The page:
Jewel of the Jazz Age
Built at the height of the Jazz Age during the city’s construction boom, The New Yorker Hotel has welcomed generations of luminaries to Midtown—from Nikola Tesla and John F. Kennedy to Muhammad Ali and Joan Crawford.
When we opened our doors in 1929, we were the city’s largest hotel, offering 2,500 rooms, 10 private dining salons, and one of the world’s largest barbershops. Even more impressive was our staff, which included 150 laundry workers, 35 chefs, and 95 switchboard operators. A private power plant—the nation’s largest, in fact—provided electricity throughout the hotel from its location in the sub basement.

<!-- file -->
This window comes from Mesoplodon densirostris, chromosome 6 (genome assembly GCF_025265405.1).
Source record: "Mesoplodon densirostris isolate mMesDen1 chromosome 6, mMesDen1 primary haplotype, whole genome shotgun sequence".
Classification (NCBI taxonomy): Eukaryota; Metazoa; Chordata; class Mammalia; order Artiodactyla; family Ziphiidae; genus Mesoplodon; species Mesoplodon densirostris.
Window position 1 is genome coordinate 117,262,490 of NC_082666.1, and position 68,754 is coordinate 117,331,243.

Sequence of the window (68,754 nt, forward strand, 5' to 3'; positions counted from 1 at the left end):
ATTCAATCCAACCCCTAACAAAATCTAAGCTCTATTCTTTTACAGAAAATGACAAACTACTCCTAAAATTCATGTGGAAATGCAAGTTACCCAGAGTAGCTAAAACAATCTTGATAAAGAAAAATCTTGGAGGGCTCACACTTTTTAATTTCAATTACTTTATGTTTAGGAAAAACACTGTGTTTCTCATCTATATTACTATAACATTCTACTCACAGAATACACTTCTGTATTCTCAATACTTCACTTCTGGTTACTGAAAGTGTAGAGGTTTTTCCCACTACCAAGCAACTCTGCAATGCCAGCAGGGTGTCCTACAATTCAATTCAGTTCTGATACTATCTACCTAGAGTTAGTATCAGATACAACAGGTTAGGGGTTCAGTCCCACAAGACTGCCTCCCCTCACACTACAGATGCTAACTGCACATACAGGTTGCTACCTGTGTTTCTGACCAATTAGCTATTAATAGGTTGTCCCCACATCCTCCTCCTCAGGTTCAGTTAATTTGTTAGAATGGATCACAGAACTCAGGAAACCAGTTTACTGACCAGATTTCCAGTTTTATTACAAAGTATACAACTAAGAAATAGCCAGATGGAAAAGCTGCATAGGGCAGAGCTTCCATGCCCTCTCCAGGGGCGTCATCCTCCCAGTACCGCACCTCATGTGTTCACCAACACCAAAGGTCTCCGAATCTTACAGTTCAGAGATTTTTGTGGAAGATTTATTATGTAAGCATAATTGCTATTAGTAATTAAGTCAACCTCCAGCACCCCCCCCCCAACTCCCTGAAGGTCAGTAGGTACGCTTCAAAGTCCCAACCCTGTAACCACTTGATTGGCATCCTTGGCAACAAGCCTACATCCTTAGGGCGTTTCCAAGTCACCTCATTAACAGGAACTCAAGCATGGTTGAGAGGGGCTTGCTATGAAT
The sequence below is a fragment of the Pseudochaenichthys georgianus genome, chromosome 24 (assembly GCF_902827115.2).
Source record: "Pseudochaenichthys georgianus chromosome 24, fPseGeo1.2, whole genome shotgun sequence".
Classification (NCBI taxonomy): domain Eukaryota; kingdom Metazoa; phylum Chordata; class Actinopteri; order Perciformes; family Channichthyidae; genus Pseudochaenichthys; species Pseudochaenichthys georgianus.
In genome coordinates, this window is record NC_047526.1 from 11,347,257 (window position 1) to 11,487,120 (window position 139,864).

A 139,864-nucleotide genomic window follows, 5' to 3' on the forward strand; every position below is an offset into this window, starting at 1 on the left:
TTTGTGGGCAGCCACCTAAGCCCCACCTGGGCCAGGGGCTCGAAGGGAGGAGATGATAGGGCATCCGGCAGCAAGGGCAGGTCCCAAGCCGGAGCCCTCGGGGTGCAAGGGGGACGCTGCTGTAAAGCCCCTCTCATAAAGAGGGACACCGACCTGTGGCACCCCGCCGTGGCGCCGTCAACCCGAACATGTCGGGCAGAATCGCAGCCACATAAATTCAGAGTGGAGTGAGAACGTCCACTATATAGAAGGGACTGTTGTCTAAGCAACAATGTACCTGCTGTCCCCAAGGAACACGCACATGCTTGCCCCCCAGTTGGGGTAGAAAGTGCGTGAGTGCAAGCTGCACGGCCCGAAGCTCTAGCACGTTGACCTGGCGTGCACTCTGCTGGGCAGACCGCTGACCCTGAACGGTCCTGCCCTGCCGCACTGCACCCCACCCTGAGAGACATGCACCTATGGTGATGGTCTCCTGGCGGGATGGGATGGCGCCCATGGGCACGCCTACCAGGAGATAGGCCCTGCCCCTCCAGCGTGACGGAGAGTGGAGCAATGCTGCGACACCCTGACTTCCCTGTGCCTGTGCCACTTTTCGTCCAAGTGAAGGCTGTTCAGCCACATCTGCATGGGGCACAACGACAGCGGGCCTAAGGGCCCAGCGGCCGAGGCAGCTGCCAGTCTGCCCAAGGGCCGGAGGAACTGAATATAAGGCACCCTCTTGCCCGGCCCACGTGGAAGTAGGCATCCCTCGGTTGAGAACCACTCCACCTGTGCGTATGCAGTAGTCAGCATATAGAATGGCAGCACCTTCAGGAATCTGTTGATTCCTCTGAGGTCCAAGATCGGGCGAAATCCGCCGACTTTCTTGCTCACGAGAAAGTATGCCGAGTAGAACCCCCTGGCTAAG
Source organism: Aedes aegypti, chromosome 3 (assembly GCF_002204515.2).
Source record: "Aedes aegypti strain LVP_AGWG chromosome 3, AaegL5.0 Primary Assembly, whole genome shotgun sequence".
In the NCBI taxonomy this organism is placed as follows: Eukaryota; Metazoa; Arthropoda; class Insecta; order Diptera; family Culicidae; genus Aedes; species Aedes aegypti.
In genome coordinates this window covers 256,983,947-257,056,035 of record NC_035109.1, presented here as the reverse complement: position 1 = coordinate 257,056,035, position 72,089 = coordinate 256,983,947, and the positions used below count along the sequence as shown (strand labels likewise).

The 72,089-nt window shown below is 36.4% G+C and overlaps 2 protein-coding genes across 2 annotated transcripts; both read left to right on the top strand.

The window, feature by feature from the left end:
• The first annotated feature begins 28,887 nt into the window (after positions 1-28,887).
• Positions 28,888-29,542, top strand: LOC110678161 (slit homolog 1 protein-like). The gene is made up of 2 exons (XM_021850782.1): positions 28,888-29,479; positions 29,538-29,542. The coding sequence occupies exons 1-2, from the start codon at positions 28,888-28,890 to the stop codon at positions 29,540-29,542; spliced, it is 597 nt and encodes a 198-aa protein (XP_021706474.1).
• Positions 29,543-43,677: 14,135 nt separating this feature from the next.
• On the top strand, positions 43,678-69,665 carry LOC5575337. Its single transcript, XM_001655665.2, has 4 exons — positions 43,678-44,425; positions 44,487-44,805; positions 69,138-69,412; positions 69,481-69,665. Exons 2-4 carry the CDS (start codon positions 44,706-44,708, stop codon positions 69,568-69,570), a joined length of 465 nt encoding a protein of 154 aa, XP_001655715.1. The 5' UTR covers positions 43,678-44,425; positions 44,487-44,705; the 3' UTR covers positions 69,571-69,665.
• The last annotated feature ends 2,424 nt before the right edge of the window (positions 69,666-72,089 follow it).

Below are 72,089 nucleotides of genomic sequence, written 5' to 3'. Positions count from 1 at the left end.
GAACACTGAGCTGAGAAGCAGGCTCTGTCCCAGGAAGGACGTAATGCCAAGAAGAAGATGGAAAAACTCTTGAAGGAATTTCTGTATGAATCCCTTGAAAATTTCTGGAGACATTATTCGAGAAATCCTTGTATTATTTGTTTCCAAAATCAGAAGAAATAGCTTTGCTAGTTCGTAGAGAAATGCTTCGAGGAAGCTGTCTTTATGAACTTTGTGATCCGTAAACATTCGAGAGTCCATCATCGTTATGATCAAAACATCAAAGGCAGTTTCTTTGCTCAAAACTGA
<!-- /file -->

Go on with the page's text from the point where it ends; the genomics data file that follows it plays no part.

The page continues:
The New Yorker Hotel’s heyday was ushered in by the Big Band Era. Actors, celebrities, athletes, politicians, and even mobsters frequented the hotel to eat, drink, and listen to performances by Benny Goodman and Tommy Dorsey. Even as the Great Depression unfolded, the hotel became a gilded sanctuary where guests could forget about their troubles for a short while. The Brooklyn Dodgers stayed with us during the 1941 World Series, as did Joe DiMaggio when his Yankees were playing in town. After a less prosperous era in the 1950s and ‘60s, the hotel was forced to closed its doors in 1972.
A citywide economic reawakening in 1994 resulted in a complete refurbishment of the hotel and by 2000, more than 1,000 rooms were brought online in grand Art Deco style. With our famous Tick Tock Diner, fabulous amenities, and unbelievable location, The New Yorker remains as a true New York institution.